Nongplong and Kokrak are villages in Isaan, Northeast Thailand.
Adjacent to them is Krokkeaw, another village which is slightly larger
and similarly has a population of a few hundred people. After one or
more villagers died in their sleep in Krokkeaw last month, word spread
that ghosts were responsible who favored victims born on a Tuesday
(pink) or a Wednesday (green). Thereafter, ghost-aversion scarecrows
were set up outside several houses, some with signs posted in Thai with
messages to the ghosts, to the effect of “No one inside was born on
Tuesday or Wednesday. No humans reside here, only dogs and a bear.”
The signs contain lies such as “no humans reside here” or there is “a
bear”—the nearest bear is in the Korat Zoo hundreds of kilometers away.
Apparently the ghost reads Thai but not their minds, but that does not
seem to hinder their practice.

The believers have one foot in pre-modern times and the other in the
media-saturated present, yet most striking is how the need to construct
the figures spreads by word of mouth and then the scarecrows start
popping up from house to house, asserting a form of group cohesion.
Within a couple of weeks, forty households had them, each one made of
different materials that were found lying around.

The makers don’t consider their scarecrows art, rather they are functional
attempts at dislodging scary characters from harming or killing them and
their loved ones. This belief system has stubbornly endured for hundreds
of years and is still palpably alive in the scarecrows. The community of
ghost-averting scarecrows simultaneously works both sides of the
mirror—the shared values and solidarity of the community and the
spectral ghost sphere, although we should keep in mind that not every
household indulges in the practice.

These serious scarecrows originated in Khmer custom, which is still
carried on pervasively in the Cambodian countryside. They are made
right after the rice harvest to ensure that no evil spirits will inflict
spiritual harm. At the end of the cool season they are burned.

The Thai version, practiced mostly by Thais of Khmer extraction living
near the Cambodian border, comes about spontaneously when death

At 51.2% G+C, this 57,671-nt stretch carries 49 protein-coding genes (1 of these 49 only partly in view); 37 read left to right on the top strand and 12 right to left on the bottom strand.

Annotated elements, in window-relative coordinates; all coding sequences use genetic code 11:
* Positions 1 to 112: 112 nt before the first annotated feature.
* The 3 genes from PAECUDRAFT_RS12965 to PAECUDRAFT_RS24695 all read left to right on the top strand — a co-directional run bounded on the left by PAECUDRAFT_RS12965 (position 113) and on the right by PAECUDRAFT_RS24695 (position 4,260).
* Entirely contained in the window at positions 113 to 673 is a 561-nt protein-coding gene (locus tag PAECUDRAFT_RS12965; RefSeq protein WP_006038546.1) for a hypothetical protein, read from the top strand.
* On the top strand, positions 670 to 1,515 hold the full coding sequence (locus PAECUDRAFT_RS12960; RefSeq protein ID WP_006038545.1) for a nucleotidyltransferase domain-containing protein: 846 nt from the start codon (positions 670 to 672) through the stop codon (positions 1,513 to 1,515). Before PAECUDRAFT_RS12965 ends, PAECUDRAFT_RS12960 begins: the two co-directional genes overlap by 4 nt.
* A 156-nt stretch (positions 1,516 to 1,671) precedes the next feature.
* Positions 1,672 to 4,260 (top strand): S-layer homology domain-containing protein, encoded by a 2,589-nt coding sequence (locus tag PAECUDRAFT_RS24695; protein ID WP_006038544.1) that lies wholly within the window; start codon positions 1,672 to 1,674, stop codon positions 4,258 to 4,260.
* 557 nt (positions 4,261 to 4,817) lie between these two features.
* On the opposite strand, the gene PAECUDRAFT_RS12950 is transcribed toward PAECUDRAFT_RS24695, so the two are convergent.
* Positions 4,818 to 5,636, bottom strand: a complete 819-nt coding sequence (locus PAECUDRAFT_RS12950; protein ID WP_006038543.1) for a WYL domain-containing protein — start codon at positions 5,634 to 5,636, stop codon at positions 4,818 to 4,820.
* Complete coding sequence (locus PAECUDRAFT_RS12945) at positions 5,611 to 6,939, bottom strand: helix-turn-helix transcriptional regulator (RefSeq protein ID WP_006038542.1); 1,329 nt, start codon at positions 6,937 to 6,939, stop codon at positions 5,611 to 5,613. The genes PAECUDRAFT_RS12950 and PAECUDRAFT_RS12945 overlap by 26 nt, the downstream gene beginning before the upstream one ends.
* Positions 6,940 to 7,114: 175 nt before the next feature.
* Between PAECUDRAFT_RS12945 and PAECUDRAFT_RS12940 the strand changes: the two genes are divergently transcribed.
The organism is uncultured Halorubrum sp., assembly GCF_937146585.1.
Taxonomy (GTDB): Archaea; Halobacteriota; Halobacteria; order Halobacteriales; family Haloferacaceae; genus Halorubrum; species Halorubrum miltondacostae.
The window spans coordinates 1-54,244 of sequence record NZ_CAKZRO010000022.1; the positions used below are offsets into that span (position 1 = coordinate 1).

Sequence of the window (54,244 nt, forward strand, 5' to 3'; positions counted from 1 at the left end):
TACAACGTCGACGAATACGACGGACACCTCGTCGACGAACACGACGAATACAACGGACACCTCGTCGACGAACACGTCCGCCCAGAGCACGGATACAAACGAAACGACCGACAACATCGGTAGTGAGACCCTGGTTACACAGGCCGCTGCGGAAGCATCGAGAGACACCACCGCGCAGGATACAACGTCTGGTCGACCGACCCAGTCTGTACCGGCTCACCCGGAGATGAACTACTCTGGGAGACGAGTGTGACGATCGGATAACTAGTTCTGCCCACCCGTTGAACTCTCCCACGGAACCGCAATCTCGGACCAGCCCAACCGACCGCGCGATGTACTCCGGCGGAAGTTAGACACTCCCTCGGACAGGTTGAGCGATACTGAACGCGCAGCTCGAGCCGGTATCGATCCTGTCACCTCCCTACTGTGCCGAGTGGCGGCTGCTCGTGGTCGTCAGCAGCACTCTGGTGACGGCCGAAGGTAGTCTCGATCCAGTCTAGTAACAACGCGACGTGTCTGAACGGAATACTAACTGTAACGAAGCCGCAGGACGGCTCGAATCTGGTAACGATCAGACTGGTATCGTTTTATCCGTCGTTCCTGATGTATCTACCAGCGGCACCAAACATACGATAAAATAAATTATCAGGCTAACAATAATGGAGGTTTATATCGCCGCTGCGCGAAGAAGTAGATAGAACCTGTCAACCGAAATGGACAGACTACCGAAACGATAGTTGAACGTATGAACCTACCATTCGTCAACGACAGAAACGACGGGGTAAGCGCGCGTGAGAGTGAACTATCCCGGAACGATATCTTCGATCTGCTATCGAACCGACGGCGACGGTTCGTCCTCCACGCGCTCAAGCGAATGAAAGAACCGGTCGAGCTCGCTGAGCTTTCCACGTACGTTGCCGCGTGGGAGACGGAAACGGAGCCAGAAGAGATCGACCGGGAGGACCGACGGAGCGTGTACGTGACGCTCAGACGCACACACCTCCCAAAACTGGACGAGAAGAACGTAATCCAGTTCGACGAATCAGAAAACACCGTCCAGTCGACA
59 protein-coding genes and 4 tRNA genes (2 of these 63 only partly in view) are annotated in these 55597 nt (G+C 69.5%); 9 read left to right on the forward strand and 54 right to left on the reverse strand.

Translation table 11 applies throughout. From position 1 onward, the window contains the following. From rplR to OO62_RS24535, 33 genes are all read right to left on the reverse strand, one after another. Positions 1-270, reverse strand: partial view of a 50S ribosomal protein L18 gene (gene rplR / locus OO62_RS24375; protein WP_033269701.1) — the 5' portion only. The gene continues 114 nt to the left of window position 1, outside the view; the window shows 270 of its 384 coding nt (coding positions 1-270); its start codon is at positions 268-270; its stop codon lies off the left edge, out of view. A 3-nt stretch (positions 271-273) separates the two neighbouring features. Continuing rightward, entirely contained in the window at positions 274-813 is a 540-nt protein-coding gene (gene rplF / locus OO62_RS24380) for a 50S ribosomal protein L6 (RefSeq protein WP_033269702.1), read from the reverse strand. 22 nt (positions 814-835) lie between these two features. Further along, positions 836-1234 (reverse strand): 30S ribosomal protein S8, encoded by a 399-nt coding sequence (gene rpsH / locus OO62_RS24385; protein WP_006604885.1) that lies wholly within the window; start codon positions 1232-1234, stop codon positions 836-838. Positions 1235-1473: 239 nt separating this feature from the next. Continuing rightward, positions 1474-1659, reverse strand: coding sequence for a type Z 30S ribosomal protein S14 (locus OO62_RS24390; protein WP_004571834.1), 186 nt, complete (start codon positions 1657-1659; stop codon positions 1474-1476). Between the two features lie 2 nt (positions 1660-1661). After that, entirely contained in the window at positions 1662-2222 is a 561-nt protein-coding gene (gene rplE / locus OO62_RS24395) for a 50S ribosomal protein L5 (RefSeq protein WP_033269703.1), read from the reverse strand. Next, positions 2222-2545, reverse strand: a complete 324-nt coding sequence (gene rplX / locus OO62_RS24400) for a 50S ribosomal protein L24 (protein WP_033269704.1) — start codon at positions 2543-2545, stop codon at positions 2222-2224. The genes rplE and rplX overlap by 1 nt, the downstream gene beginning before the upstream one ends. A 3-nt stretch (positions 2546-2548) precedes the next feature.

intervenes in a seemingly unnatural way, and therefore it can be
considered a corruption of the Khmer’s seasonal praxis. Moreover,
present-day villagers in Nongplong and Krokkeaw are unaware of the
custom’s roots in Khmer antiquity.

I am half Thai and half Thai-Khmer, a native of Kokrak now living in
Nongplong. I photographed the scarecrows as part of my chronicling of
changing village life, which includes a series on betel nut-chewing
citizens, weddings, festivals, work patterns, and the mundane life of the
farming community.

For the anti-ghost figures I chose mostly a wide-angle lens to exaggerate
the qualities, making the ghost averters appear more “ghost-like.” This
parallels the Hindu and Buddhist practice of placing scary deities in front
of temples. They take the form of evil to repel evil, a cast of mind quite
alien to the Judeo-Christian tradition.

I was harassed by a group of tough local thugs in Krokkeaw who accused
me of mocking them by photographing the figures, and they forced me
to stop. Since they were insistent and aggressive, I went home. But I
returned the following day to photograph clandestinely.

My mother, who has lived her whole life in Kokrak, recalls that about
once a decade she has seen ghost-averting scarecrows like these, whenever
a danger has been perceived from the invisible sphere. To my knowledge,
it’s the first time they have ever been photographed. I wonder if it will
anger them or assuage their eerie vanity.

Srisuda Foythongsamrong         
February 2008                 
Nongplong, Thailand

---By July 2008 the ghost-avenging scarecrows had all disappeared.
Apparently they were effective in preventing deaths.
Photographs by Srisuda Foythongsamrong
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